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The Long Afterlife of Nikkei Wartime Incarceration$
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Karen M. Inouye

Print publication date: 2016

Print ISBN-13: 9780804795746

Published to Stanford Scholarship Online: May 2017

DOI: 10.11126/stanford/9780804795746.001.0001

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PRINTED FROM STANFORD SCHOLARSHIP ONLINE (www.stanford.universitypressscholarship.com). (c) Copyright Stanford University Press, 2021. All Rights Reserved. An individual user may print out a PDF of a single chapter of a monograph in SSO for personal use.date: 27 September 2021

Personal Disclosure as a Catalyst for Empathetic Agency

Personal Disclosure as a Catalyst for Empathetic Agency

Chapter:
(p.55) Two Personal Disclosure as a Catalyst for Empathetic Agency
Source:
The Long Afterlife of Nikkei Wartime Incarceration
Author(s):
Karen M. Inouye
Publisher:
Stanford University Press
DOI:10.11126/stanford/9780804795746.003.0003

Chapter Two examines the growing willingness of Japanese Americans to engage in personal disclosure regarding wartime incarceration. Taking former U.S. Representative Norman Mineta as a case study, it demonstrates that Nikkei did not undertake such disclosures lightly, but rather recognized the importance of first-person singular modes of address for creating legislative coalitions. With respect to Mineta, that willingness to disclose the particulars of incarceration built on an empathetic engagement with economic and social justice that had informed his career from early on. During the pursuit of redress in the United States, however, what had been an implicit engagement with the past became explicit, so much so that it came eventually to inform Mineta's decisions concerning post-9/11 policy. In this respect, the pursuit of empathetic agency not only changed Mineta; it also changed him, rendering that agency both transmissible and reciprocal.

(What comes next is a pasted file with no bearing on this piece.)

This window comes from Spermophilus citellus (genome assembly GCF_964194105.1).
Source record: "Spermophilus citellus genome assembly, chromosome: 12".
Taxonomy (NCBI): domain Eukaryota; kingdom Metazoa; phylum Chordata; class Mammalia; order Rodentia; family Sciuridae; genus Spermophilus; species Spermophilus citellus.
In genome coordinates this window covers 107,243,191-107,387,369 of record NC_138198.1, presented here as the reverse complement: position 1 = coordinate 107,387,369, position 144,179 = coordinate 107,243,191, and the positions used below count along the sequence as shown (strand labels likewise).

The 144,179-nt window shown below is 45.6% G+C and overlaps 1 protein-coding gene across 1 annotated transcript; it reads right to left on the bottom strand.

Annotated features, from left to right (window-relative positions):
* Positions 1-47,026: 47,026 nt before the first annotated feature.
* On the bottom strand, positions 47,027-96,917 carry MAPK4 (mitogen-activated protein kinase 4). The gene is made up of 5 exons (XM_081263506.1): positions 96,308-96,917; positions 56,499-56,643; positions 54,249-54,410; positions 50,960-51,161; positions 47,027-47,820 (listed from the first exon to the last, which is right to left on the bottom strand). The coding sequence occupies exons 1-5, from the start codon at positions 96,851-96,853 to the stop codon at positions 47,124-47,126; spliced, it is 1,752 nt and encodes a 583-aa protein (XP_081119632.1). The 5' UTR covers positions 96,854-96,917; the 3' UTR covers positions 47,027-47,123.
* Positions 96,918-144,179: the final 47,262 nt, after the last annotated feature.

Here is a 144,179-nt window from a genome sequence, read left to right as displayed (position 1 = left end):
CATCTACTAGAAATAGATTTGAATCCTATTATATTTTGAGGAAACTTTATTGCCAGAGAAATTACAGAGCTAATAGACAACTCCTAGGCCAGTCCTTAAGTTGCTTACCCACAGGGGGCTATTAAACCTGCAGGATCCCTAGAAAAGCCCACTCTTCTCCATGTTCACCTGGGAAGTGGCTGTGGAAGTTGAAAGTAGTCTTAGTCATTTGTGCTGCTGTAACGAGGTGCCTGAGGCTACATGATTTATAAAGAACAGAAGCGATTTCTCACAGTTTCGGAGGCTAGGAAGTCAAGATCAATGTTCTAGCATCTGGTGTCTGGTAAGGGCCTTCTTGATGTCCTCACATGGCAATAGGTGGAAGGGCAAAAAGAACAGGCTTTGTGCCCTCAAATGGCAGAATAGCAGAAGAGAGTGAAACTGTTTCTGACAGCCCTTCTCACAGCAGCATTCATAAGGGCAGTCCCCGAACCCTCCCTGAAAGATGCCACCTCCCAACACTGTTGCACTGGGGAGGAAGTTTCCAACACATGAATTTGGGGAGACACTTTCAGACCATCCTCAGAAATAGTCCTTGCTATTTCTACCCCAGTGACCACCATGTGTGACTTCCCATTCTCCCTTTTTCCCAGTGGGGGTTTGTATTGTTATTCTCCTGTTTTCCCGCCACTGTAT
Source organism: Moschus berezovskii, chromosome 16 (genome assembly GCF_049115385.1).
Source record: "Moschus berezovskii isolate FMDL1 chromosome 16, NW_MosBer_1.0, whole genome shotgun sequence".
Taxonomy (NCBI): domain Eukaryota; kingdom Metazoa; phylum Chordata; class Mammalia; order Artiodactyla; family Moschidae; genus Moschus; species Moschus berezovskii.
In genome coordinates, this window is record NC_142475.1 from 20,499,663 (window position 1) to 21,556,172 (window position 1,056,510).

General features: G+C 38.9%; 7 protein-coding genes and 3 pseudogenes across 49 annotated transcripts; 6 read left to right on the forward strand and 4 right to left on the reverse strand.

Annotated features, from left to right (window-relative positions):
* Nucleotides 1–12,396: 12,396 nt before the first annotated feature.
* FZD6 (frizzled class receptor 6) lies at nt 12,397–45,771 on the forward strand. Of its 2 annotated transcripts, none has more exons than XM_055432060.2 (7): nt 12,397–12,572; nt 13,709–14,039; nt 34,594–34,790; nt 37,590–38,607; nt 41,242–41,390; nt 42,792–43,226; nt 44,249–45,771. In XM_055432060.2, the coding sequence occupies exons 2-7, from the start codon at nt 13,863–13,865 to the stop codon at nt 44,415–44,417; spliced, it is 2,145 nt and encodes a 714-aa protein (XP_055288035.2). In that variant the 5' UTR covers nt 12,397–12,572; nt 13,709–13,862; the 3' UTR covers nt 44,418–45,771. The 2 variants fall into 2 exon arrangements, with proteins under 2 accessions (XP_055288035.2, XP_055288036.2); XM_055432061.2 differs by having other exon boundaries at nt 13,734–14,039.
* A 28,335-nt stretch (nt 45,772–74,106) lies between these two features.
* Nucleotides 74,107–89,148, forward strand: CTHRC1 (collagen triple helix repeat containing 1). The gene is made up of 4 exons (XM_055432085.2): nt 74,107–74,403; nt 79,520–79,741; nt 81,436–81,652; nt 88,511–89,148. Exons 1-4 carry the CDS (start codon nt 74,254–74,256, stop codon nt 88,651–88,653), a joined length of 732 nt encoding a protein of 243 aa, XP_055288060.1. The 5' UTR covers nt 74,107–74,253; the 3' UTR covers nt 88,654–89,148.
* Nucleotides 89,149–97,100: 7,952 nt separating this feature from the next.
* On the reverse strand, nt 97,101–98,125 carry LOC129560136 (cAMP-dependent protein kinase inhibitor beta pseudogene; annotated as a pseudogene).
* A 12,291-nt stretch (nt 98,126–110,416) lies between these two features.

Keywords:   Civil Liberties Act, first-person plural address, Heart Mountain, Daniel Inouye, Spark Matsunaga, Norman Mineta, Alan Simpson, personal disclosure, racial profiling, redress

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